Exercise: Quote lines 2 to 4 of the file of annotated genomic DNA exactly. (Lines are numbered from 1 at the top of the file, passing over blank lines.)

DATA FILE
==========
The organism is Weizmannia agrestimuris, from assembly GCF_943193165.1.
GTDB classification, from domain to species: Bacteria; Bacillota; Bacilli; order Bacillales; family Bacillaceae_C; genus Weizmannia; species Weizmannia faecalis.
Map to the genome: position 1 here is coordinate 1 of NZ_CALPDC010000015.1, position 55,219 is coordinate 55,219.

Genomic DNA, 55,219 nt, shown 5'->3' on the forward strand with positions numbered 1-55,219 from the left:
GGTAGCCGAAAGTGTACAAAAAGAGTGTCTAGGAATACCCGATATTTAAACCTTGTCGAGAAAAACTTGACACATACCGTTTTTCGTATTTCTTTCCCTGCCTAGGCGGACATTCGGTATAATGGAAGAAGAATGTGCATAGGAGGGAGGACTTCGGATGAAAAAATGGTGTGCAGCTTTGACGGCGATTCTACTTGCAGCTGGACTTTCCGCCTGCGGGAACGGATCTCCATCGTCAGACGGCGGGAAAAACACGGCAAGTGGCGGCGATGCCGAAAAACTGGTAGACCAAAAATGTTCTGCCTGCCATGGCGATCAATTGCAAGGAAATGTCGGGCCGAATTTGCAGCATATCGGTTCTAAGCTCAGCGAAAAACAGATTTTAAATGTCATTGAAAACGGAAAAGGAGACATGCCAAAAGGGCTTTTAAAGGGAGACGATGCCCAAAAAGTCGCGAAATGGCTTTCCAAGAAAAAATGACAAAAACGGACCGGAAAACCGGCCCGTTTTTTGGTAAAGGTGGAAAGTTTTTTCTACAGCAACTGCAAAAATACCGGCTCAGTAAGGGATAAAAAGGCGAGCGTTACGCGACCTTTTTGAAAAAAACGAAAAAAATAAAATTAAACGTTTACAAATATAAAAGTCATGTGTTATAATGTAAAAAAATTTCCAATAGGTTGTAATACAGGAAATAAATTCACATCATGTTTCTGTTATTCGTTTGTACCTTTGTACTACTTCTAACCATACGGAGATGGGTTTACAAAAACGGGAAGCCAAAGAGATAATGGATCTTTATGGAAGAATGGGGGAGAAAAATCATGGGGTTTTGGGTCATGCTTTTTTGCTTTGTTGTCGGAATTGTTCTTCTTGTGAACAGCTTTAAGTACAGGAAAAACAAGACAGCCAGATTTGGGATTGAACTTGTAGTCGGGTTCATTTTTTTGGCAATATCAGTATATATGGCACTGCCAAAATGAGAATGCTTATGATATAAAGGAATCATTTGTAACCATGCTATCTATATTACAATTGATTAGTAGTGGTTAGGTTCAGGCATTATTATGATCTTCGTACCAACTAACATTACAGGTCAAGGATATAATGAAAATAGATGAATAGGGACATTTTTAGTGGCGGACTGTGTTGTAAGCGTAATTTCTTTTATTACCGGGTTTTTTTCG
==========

GTDB classification, from domain to species: Bacteria; Bacillota; Bacilli; order Bacillales; family Bacillaceae_C; genus Weizmannia; species Weizmannia faecalis.
Map to the genome: position 1 here is coordinate 1 of NZ_CALPDC010000015.1, position 55,219 is coordinate 55,219.

Genomic DNA, 55,219 nt, shown 5'->3' on the forward strand with positions numbered 1-55,219 from the left: